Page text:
USC Assistant Coach Johnny Nansen — his Trojans won the Rose Bowl

Of Samoan descent, early childhood spent in Lauli’I, American Samoa
blue@samoanews.com

Those who watched him grow up knew from the get-go that Johnny Nansen was destined for great things.

The young boy who was born in Apia, Samoa and spent his early childhood years in Laulii, American Samoa, left the territory in the early 1980s but never forgot where he came from.

Nansen was raised by his grandparents Avoki and Paese Mulitauaopele Ah Ching and according to his mother Imeleta, it wasn’t until Johnny was 14 years old that the decision was made to move the teen to the US in search of a better education.

“It was hard for my dad to let him go but we had to do it,” said Imeleta in response to Samoa News inquiries. “My parents raised Johnny and the idea of separating them was not an easy one for my dad to swallow.”

Over three decades later, Johnny, 42, has proved that the move the US mainland was the best thing that ever happened to him.

He has reached what many would consider the highlight of his coaching career thus far: winning the ‘granddaddy of them all’ - the Rose Bowl.

In his third year at the University of Southern California (USC), Johnny is the linebacker’s coach and recruiting coordinator. He has been the assistant head coach since he took the job with the Trojans back in December 2013.

In his first two seasons at Troy, Johnny served as the running backs coach and special teams coordinator.

Just last weekend, Johnny and his Trojans became part of history when they pulled a come-from-behind victory over the Penn State Nittany Lions (52-49). The thriller has been dubbed a ‘classic’ with the Trojans shutting out their opponents and scoring 17 points in the fourth quarter to win.

The game, attended by thousands and watched by millions on television sets worldwide — including American Samoa — set a new Rose Bowl scoring record with 101 combined points. The icing on the cake: Johnny’s family was in the stands to witness it all.

His parents Tasi and Imeleta, who live in Tafuna, made the long journey to California to watch the game and spend the holidays with the entire family.

But Johnny wasn’t the only reason why the family was cheering that day. Coach Nansen’s nephew Viane Talamaivao (#60) and cousin Juju Smith-Schuster (#9) were on the field day, donning the USC uniform with pride.

Smith-Schuster, a wide receiver, played a big role in the Trojans’ Rose Bowl victory. His 13-yard touchdown reception and a two-point conversion ended a run that had Penn State up 42-27 less than five minutes into the second half.

“Thank you everyone for your support and well wishes for Johnny, Viane, and the team,” said Imeleta from Corona, CA yesterday afternoon. “Johnny has always been a hard worker, always wanting to win games,” she added.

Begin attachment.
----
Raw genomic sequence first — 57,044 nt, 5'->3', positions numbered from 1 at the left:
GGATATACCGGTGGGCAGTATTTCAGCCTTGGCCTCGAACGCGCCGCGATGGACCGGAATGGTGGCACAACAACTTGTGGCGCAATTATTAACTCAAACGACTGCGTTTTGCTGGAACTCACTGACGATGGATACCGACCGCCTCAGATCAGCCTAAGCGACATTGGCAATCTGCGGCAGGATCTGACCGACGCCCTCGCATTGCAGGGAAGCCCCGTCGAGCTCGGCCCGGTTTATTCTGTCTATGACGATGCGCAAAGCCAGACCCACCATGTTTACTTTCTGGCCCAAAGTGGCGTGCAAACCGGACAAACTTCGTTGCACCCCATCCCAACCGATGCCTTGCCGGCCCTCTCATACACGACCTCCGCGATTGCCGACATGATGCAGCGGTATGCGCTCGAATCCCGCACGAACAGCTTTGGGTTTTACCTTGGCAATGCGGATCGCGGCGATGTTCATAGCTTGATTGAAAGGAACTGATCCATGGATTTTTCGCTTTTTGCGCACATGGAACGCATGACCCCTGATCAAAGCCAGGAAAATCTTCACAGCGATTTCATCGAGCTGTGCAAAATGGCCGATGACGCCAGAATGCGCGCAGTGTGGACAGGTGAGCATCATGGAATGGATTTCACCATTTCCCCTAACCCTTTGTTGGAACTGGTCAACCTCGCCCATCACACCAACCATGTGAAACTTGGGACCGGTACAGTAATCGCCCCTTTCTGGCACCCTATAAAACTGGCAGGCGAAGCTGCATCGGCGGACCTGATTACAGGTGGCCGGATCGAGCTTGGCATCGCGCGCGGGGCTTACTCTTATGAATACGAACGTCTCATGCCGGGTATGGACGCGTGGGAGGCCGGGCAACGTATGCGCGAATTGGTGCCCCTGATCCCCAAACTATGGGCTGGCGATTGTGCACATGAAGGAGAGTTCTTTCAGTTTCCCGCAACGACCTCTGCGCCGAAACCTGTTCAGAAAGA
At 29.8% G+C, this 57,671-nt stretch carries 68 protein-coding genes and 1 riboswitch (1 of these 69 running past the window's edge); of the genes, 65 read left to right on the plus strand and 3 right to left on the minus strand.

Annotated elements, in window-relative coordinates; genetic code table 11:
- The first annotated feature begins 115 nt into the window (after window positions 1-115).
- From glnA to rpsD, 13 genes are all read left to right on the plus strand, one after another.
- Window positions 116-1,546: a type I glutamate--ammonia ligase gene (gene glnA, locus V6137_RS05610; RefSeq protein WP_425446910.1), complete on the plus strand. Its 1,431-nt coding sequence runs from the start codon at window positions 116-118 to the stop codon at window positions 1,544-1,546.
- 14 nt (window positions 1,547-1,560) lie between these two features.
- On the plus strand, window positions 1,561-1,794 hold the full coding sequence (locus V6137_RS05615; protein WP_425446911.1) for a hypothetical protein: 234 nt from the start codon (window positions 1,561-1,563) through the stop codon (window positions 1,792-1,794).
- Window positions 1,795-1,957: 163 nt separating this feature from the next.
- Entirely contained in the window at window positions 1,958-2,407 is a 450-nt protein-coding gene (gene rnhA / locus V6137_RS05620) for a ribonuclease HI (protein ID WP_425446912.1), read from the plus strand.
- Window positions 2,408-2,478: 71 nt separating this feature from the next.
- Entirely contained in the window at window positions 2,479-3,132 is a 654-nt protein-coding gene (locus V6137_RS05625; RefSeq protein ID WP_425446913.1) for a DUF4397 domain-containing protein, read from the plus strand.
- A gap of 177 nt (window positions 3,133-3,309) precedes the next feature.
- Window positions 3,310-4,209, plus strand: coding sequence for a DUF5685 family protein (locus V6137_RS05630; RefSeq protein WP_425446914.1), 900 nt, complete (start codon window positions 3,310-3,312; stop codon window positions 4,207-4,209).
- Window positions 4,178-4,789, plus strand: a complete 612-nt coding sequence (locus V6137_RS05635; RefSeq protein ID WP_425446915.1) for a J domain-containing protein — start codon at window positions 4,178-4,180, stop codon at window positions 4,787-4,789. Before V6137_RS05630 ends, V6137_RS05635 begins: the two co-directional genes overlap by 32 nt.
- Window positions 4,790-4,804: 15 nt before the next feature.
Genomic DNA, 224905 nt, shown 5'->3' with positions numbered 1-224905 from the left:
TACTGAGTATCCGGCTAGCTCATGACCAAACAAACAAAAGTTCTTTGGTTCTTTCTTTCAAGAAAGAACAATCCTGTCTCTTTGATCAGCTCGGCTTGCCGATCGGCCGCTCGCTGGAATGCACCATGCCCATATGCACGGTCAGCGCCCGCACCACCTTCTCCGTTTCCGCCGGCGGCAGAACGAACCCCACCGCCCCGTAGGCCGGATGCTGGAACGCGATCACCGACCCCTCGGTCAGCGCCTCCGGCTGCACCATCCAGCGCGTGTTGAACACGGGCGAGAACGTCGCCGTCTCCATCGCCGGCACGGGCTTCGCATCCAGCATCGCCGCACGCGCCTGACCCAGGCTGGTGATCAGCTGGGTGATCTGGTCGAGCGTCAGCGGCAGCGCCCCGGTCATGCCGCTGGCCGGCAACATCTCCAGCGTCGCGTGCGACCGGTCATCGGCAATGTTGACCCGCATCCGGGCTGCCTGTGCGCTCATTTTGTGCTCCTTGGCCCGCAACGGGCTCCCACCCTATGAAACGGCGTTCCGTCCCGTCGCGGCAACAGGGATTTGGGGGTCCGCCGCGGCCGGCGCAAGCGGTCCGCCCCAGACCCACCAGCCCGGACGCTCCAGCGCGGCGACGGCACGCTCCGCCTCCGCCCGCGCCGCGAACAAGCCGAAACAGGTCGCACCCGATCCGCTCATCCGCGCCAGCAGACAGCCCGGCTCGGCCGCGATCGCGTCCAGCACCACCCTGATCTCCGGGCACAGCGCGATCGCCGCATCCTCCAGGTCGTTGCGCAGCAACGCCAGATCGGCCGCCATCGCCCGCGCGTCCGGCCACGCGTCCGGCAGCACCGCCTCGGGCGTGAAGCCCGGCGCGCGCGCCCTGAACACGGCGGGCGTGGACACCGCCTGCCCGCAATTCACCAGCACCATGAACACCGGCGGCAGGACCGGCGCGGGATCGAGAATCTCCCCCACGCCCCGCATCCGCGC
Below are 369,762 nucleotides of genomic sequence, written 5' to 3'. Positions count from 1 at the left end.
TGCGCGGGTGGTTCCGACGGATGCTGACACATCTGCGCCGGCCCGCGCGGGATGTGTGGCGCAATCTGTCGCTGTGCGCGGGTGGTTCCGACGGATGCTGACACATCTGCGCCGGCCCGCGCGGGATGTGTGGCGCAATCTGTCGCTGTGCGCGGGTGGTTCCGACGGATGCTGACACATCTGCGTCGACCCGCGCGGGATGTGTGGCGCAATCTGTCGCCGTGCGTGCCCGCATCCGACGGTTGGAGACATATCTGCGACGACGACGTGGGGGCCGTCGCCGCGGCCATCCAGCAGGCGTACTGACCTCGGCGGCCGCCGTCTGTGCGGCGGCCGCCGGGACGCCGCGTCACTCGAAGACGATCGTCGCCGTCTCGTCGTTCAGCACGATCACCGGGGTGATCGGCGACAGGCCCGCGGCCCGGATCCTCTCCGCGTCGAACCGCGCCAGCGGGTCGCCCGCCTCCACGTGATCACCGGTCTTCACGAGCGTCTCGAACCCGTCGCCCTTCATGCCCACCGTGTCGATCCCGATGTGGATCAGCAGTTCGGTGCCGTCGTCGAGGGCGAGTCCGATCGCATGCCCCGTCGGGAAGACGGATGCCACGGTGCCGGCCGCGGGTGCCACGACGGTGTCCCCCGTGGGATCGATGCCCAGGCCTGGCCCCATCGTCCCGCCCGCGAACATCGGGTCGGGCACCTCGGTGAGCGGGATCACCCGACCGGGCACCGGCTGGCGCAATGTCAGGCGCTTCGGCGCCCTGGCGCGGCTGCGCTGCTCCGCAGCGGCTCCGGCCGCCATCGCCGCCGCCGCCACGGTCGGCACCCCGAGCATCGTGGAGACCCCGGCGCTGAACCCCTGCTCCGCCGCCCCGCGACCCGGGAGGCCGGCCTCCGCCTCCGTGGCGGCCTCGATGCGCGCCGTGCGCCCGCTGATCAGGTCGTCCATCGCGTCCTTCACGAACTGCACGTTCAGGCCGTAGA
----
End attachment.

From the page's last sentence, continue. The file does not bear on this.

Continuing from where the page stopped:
“After the Rose Bowl victory, everyone was congratulating me and my husband and it felt good. We felt a sense of pride, something that every parent would feel during a time like this. We thank God for our children, our blessings.”

Its too bad Johnny’s grandparents aren’t here to witness his success. They passed away many years ago but they would’ve been beaming with pride.

Johnny lives in Torrance, CA with his wife Hale, their two daughters, Makena Lei, 10, and Kealie Lei, 8, and son, Johnny Jr., 4.

BACKGROUND

 “As a young boy, he always played football,” Johnny’s mother reminisced. “From when he was old enough to hold a ball, as a kid in Samoa, Johnny was always into football. That was his game, his passion.”

Johnny and his six siblings settled in Long Beach, CA, where he shined as a quarterback for Jordan High School.

When it was time to move on and look at furthering his education, Johnny chose Washington State University (WSU) where he was a three-year (1994-1996) letterman linebacker for the Cougars.

In 1994, he played in the Alamo Bowl and graduated three years later in 1997 with a bachelor’s degree in business administration.

With 18 years of coaching experience under his belt, Johnny’s career has taken him across the country, working with football programs in various schools.

He started off as the defensive coordinator at Cabrillo High in Long Beach (CA) in 1998 before becoming a graduate assistant at Louisville (KY) in 1999, working with the defensive line.

That year, the Cardinals earned a spot in the Humanitarian Bowl.

Soon after, during the 2000 season, Johnny was the running backs coach at Montana State and then spent the next several years at Idaho State, during which time the Bengals won the Big Sky title in 2002.

Johnny’s journey continued on, and he eventually found his way back to the Pacific Northwest where he spent five seasons (2009-2013) on the University of Washington coaching squad, in various roles that included special teams coordinator, recruiting coordinator, defensive line coach, running backs coach, and assistant head coach.

During that time, Johnny mentored NFL draft pick Alameda Ta’amu on the defensive line and also coached UW defensive end and NFL draftee Daniel Te’o-Nesheim.

The school went on to play in the 2010 Holiday Bowl, the 2011 Alamo Bowl, and the 2012 Las Vegas Bowl — all with Johnny on the sidelines.

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